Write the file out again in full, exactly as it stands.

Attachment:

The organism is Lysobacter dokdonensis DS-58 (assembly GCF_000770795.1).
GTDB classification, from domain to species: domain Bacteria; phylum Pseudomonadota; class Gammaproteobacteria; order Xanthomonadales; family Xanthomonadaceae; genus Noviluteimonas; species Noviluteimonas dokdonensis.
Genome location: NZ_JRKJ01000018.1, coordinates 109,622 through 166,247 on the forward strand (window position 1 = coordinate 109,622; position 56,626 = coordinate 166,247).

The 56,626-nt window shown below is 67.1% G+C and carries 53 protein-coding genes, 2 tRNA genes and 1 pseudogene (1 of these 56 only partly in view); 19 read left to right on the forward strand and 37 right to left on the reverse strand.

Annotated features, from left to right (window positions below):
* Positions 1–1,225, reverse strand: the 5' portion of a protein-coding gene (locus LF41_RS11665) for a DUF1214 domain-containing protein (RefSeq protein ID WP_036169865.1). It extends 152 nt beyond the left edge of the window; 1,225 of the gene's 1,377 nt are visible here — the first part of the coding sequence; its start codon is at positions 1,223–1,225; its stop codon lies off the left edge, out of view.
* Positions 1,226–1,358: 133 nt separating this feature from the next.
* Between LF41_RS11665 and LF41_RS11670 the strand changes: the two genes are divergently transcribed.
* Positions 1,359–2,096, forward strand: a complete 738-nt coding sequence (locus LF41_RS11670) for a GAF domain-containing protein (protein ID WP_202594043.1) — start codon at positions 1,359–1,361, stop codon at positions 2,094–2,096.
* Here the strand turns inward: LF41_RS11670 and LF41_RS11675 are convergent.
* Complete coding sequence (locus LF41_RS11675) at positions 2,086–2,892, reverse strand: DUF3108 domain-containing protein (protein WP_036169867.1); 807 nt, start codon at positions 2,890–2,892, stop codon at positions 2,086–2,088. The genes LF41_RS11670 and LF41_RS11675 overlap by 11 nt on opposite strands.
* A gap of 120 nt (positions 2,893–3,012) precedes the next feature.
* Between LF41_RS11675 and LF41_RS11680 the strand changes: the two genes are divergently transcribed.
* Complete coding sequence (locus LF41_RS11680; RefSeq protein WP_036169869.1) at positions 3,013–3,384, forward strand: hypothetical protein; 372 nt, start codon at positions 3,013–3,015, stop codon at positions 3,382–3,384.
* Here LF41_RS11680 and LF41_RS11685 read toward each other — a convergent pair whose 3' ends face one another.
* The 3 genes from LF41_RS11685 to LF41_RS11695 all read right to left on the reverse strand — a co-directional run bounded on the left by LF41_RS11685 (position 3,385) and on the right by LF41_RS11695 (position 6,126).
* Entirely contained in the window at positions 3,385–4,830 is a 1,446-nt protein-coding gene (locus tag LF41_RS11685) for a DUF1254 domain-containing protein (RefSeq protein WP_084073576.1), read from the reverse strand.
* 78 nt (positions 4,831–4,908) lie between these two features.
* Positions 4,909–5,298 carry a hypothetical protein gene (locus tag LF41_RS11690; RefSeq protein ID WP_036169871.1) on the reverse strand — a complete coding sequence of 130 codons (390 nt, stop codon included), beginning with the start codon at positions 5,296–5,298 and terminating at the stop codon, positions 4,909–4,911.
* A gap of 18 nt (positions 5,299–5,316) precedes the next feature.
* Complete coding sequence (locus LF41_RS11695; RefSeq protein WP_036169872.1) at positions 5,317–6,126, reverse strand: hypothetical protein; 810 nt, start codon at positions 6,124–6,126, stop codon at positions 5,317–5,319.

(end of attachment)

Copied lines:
The organism is Lysobacter dokdonensis DS-58 (assembly GCF_000770795.1).
GTDB classification, from domain to species: domain Bacteria; phylum Pseudomonadota; class Gammaproteobacteria; order Xanthomonadales; family Xanthomonadaceae; genus Noviluteimonas; species Noviluteimonas dokdonensis.
Genome location: NZ_JRKJ01000018.1, coordinates 109,622 through 166,247 on the forward strand (window position 1 = coordinate 109,622; position 56,626 = coordinate 166,247).

The 56,626-nt window shown below is 67.1% G+C and carries 53 protein-coding genes, 2 tRNA genes and 1 pseudogene (1 of these 56 only partly in view); 19 read left to right on the forward strand and 37 right to left on the reverse strand.

Annotated features, from left to right (window positions below):
* Positions 1–1,225, reverse strand: the 5' portion of a protein-coding gene (locus LF41_RS11665) for a DUF1214 domain-containing protein (RefSeq protein ID WP_036169865.1). It extends 152 nt beyond the left edge of the window; 1,225 of the gene's 1,377 nt are visible here — the first part of the coding sequence; its start codon is at positions 1,223–1,225; its stop codon lies off the left edge, out of view.
* Positions 1,226–1,358: 133 nt separating this feature from the next.
* Between LF41_RS11665 and LF41_RS11670 the strand changes: the two genes are divergently transcribed.
* Positions 1,359–2,096, forward strand: a complete 738-nt coding sequence (locus LF41_RS11670) for a GAF domain-containing protein (protein ID WP_202594043.1) — start codon at positions 1,359–1,361, stop codon at positions 2,094–2,096.
* Here the strand turns inward: LF41_RS11670 and LF41_RS11675 are convergent.
* Complete coding sequence (locus LF41_RS11675) at positions 2,086–2,892, reverse strand: DUF3108 domain-containing protein (protein WP_036169867.1); 807 nt, start codon at positions 2,890–2,892, stop codon at positions 2,086–2,088. The genes LF41_RS11670 and LF41_RS11675 overlap by 11 nt on opposite strands.
* A gap of 120 nt (positions 2,893–3,012) precedes the next feature.
* Between LF41_RS11675 and LF41_RS11680 the strand changes: the two genes are divergently transcribed.
* Complete coding sequence (locus LF41_RS11680; RefSeq protein WP_036169869.1) at positions 3,013–3,384, forward strand: hypothetical protein; 372 nt, start codon at positions 3,013–3,015, stop codon at positions 3,382–3,384.
* Here LF41_RS11680 and LF41_RS11685 read toward each other — a convergent pair whose 3' ends face one another.
* The 3 genes from LF41_RS11685 to LF41_RS11695 all read right to left on the reverse strand — a co-directional run bounded on the left by LF41_RS11685 (position 3,385) and on the right by LF41_RS11695 (position 6,126).
* Entirely contained in the window at positions 3,385–4,830 is a 1,446-nt protein-coding gene (locus tag LF41_RS11685) for a DUF1254 domain-containing protein (RefSeq protein WP_084073576.1), read from the reverse strand.
* 78 nt (positions 4,831–4,908) lie between these two features.
* Positions 4,909–5,298 carry a hypothetical protein gene (locus tag LF41_RS11690; RefSeq protein ID WP_036169871.1) on the reverse strand — a complete coding sequence of 130 codons (390 nt, stop codon included), beginning with the start codon at positions 5,296–5,298 and terminating at the stop codon, positions 4,909–4,911.
* A gap of 18 nt (positions 5,299–5,316) precedes the next feature.
* Complete coding sequence (locus LF41_RS11695; RefSeq protein WP_036169872.1) at positions 5,317–6,126, reverse strand: hypothetical protein; 810 nt, start codon at positions 6,124–6,126, stop codon at positions 5,317–5,319.